“Good day sir, would you like to buy Cuban cigars?”
“Okay, some weed? Blow?”
We found a small cathedral and went in to listen to five minutes of a choir and Catholic liturgy in Spanish. Then we left and went to buy some ice cream. Policemen were stationed on street corners, and as we walked along the sidewalk a man approached us.
“Cuban cigars, sir? Box of cigars?”
“Okay. Some weed? Blow?”
We started avoiding all street vendors. They were persistent. Some would call at you across the street like an old high school friend. You shook your head mildly and kept walking. Most took your refusal as a young Romeo would take rejection from a lover.
Exhausted, we decided to retreat to the safety of our hotel where vendors were not allowed. Another taxi ride (about $3 US) took us several miles, rapidly, violently, through back streets, around hard corners, down cobblestone streets, past heartbreaking poverty and shocking living conditions, back to our comfortable American hotel.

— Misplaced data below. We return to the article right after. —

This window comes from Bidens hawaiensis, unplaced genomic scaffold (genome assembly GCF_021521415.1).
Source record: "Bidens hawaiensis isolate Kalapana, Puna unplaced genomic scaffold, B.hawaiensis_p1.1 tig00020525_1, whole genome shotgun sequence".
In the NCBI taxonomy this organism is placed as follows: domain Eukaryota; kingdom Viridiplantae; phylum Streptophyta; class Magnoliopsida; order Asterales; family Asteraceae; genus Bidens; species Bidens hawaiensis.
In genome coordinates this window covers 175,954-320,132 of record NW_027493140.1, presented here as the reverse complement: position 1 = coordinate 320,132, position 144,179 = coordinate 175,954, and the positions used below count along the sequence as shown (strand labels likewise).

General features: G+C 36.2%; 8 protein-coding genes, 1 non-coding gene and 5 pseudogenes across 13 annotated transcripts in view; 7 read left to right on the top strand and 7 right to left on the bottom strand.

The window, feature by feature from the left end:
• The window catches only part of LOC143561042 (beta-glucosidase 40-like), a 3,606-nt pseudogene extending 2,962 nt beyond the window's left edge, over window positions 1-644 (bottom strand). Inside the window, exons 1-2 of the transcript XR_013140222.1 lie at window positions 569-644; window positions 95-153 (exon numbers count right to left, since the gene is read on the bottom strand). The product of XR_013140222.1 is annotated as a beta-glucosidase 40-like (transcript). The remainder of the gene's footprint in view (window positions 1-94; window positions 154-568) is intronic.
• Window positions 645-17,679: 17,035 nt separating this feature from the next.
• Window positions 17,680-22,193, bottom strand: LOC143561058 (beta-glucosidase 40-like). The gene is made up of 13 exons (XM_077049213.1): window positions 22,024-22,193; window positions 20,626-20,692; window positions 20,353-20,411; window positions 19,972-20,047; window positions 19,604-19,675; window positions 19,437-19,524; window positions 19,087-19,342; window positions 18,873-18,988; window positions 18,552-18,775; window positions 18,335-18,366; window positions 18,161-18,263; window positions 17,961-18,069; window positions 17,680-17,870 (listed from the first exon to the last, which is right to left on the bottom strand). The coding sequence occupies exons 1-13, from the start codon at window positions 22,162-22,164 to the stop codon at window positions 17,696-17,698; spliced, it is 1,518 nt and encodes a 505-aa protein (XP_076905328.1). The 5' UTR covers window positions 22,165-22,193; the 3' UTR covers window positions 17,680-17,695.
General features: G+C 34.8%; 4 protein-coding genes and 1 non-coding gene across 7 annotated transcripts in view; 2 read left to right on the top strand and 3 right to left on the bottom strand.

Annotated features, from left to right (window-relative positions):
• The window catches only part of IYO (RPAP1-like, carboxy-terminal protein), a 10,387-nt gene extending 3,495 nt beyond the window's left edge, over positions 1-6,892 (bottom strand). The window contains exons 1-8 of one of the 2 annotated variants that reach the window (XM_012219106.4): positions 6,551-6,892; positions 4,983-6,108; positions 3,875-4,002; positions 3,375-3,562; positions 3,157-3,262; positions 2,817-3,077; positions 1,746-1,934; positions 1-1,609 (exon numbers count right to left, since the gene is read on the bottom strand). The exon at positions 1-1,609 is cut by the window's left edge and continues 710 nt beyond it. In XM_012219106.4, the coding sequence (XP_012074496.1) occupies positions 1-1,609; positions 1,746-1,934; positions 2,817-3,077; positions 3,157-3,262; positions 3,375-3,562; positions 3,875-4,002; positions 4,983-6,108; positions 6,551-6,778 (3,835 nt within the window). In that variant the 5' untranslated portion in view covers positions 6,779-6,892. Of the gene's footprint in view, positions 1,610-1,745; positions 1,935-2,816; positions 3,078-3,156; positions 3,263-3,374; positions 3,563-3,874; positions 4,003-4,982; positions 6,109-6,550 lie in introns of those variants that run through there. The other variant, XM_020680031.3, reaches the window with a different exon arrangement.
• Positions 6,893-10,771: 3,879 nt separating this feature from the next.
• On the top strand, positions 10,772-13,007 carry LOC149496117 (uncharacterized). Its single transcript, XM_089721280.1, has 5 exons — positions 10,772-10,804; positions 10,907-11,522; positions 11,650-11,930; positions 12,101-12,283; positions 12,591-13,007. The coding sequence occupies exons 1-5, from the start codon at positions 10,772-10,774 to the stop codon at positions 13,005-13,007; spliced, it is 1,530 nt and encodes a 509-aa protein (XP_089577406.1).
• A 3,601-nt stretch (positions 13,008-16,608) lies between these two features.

The final surprise: in our hotel room, the bed had a colored-rice artwork on the blanket. You can see from the photos, it was loose, unglued rice, somehow laid on the bedspread, welcoming us.
I was simultaneously impressed and appalled by the sheer inefficiency of it all. American that I am, I couldn’t help but think that some housekeeping staff person was paid to craft this design that would inspire amazement, yes, but quickly following a sense of befuddlement.
What were we supposed to do with it? A terrible mess just waiting to happen. If we ignored it and flung the rice all over the floor, then the same senorita who meticulously placed the rice there the day before would be sweeping it up into the dustbin tomorrow.
We felt the only humane thing to do was to take two minutes to make a valley of the blanket, funnel all the rice into a channel and pour it into the trashcan.
Trivial artwork admired and thrown in the trash. Like a black parade pantomiming the disparity between the opulent Americans that we are, and the quiet desperation of the locals locked in a world of dirt and disease.